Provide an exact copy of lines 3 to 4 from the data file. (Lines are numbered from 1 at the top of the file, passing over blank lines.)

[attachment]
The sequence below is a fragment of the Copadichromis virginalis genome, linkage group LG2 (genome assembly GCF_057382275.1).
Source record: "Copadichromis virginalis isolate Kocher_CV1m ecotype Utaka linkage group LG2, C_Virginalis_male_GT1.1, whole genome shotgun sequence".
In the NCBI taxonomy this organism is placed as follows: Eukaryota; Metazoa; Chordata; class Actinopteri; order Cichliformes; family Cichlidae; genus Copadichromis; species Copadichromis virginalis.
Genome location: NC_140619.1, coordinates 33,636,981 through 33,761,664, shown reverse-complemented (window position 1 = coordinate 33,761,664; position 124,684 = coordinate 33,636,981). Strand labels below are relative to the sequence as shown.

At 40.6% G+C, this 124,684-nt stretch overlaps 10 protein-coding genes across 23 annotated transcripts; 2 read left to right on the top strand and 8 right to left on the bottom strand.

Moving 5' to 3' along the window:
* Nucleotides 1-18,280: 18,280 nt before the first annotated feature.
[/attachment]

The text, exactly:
In the NCBI taxonomy this organism is placed as follows: Eukaryota; Metazoa; Chordata; class Actinopteri; order Cichliformes; family Cichlidae; genus Copadichromis; species Copadichromis virginalis.
Genome location: NC_140619.1, coordinates 33,636,981 through 33,761,664, shown reverse-complemented (window position 1 = coordinate 33,761,664; position 124,684 = coordinate 33,636,981). Strand labels below are relative to the sequence as shown.